And the response in every case was, was very interesting and was actually quite similar. They were all immensely relieved, very pleased indeed that we'd, that I'd made contact. Said, I think all of them that I spoke to said 'We didn't quite know, we wanted to make contact with you, but we didn't quite know how to do it, or whether you would welcome it, or whether [name] was able to meet up with us again. We just didn't know how to play it at all, and we're so pleased that you made the first call.  And we'd love to come and see you, or you must come over and see us.'

So we've picked up again, in some cases with people we haven't met for a number of, a number of years, and that's been, has given us both great, great pleasure, and I'm hoping that we can go on doing that. So I think that what I want to say about that is, is that, if you're in any doubt as a carer whether you should pick up a telephone and talk to old friends or not, I would say do it.

I can only think of one case where I think the message I got was perhaps we don't want to know about this you know, OK, and I understand that. But in general it's brought us a good deal of, of pleasure. So things are slightly better than they were a few months ago.

But of course, at the same time you do make new friends, people in the same situation and those have been immensely important to us, and are as, are as dear to us now as some of the friends we've had for the whole of our married life. So that's important as well.

One woman who had a full time job while caring for her mother, at first nearby and later in a nursing home, described how their many friends shared the daytime surveillance of her mother some of them on a voluntary basis others accepting some payment. One man who belonged to a choir made a point of telling all the other members of his wife's condition and as a result there was a rota of volunteers, eager to be of help.

 

Was open about the problem with all their friends and found himself with 16 regular volunteer...

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Age at interview: 72
Sex: Male
Age at diagnosis: 62
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I was always very open with it, with all our friends, we were both in the newly formed choral society and I made no secret that there was a problem to my friends. As a result they knew how to react. I ended up, this is what [name]'s always amazed at, the fact that I had sixteen volunteers I could call on and I still have a list with the dates, so I look up, 'Oh I haven't used so and so for three months and I'll ask them', if there was a meeting I wanted to go to or something like that.

And they were marvellous, they came and they all knew [my wife] well, they knew what the problem was, it wasn't that bad apart from the fact that one couldn't leave her on her own, she got anxious. We both also sang in the local church choir which again is the same sort of membership. And because my son plays for the local cricket club we were very involved there socially. So we had volunteers from the cricket club as well. Most people seem to have about two [name] reckons, she said 'I've never met anyone who had sixteen.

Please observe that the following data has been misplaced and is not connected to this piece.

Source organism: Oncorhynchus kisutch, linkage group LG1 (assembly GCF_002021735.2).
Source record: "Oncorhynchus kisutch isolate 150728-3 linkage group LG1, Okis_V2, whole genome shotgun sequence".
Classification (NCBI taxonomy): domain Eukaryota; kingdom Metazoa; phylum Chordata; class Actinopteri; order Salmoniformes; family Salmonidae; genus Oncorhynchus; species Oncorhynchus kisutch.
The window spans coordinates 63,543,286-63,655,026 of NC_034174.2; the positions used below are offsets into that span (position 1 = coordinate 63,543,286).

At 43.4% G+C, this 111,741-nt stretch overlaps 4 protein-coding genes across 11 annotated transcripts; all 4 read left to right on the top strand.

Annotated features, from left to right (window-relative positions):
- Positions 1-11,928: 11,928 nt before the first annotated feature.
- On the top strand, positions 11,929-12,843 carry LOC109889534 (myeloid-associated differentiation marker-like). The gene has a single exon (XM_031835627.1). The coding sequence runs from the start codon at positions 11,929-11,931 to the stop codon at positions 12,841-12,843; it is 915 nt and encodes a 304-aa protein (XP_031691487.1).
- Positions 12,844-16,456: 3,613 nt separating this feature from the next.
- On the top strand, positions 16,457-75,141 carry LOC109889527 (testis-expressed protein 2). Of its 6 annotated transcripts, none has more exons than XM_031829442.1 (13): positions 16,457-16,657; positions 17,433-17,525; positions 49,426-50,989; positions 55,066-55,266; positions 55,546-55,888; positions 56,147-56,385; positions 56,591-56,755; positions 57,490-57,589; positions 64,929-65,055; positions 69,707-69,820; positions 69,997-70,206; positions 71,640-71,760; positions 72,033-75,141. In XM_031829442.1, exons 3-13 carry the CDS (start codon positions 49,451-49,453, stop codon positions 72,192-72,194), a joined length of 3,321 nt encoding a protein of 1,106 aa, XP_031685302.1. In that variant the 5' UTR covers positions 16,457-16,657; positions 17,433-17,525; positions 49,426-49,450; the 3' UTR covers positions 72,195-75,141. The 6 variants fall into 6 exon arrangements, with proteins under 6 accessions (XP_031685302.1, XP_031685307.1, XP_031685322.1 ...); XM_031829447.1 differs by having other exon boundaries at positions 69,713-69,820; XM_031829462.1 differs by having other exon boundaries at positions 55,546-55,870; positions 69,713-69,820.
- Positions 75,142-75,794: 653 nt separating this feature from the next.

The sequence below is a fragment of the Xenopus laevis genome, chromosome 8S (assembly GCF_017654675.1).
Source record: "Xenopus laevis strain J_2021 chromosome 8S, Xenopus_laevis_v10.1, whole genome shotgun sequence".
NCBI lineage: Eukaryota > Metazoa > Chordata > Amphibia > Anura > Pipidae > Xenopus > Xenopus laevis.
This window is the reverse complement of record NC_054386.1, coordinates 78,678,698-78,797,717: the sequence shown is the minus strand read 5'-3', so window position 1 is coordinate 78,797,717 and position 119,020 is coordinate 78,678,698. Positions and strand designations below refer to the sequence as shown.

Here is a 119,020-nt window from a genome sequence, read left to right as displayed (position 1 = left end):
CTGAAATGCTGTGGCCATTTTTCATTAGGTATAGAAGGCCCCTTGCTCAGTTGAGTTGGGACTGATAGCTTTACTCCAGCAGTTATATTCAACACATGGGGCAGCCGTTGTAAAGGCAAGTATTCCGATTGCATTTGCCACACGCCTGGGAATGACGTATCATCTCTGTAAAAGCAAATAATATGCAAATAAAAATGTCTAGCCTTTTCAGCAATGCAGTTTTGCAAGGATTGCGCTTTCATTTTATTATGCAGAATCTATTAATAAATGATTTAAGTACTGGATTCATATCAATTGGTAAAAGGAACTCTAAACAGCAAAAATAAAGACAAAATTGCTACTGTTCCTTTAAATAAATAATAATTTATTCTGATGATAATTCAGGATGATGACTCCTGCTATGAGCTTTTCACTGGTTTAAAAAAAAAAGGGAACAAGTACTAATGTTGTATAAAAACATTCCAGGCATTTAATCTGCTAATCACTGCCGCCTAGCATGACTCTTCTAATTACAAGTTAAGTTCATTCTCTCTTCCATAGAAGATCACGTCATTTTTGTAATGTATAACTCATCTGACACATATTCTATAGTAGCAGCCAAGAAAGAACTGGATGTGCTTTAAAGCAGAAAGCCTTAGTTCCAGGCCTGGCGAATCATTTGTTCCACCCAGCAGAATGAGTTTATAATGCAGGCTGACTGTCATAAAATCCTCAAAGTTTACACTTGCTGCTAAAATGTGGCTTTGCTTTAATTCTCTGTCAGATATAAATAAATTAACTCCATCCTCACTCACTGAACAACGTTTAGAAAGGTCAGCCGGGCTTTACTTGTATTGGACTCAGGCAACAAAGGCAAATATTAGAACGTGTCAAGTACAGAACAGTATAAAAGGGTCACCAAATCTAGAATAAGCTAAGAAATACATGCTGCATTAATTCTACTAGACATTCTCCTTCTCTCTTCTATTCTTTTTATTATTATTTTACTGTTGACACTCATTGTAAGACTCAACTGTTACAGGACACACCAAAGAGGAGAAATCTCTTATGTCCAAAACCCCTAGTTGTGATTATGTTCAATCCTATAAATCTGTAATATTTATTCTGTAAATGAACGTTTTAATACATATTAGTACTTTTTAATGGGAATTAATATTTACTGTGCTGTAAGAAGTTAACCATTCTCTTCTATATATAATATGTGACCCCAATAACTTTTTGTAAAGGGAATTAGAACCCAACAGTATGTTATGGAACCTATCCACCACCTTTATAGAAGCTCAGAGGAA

Members of the family can be can be an essential support, a source of irritation and a worry, sometimes all of these together. One worrying situation for a carer was when she didn't want to have to admit to her husband's elderly mother that he had Alzheimer's disease.

 

Unhappiness at having to admit to her husband's mother that he had Alzheimer's disease.

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Age at interview: 62
Sex: Female
Age at diagnosis: 50
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And I think another very bad moment was when I had to tell his mother who was in her eighties, that [my husband] had got Alzheimer's, because I'd pussy-foot around a bit because she was terrible worrier and I kept saying 'Oh [my husband]'s got a neurological problem.' And she kept saying 'Oh he keeps going to the hospital, haven't they found out what's the matter yet, haven't they found out what's the matter yet?' 

And then in the end, I mean in a way I was hoping that [my husband]'s mother would die before - because she was quite poorly - and that she would die before I needed to tell her because I think she knew what it meant because she used to work as a volunteer in a hospital and had seen dementia. 

And having to tell her I think was a horrible moment because I think your child suffering with dementia must be almost worse than having your spouse, because still, you still see them as so much younger. Time and again she said 'I wish I could change places with him.' That was a nasty moment; it really was.

Two of the carers interviewed had young children. In one case they were very young. For a time, before the diagnosis was made but after he had lost his job, the children were cared for by their father with dementia while their mother worked to earn a living for the family. However, it became apparent that he couldn't be relied on to remember what what they needed, it became impossible for his wife to continue to care for him and the children.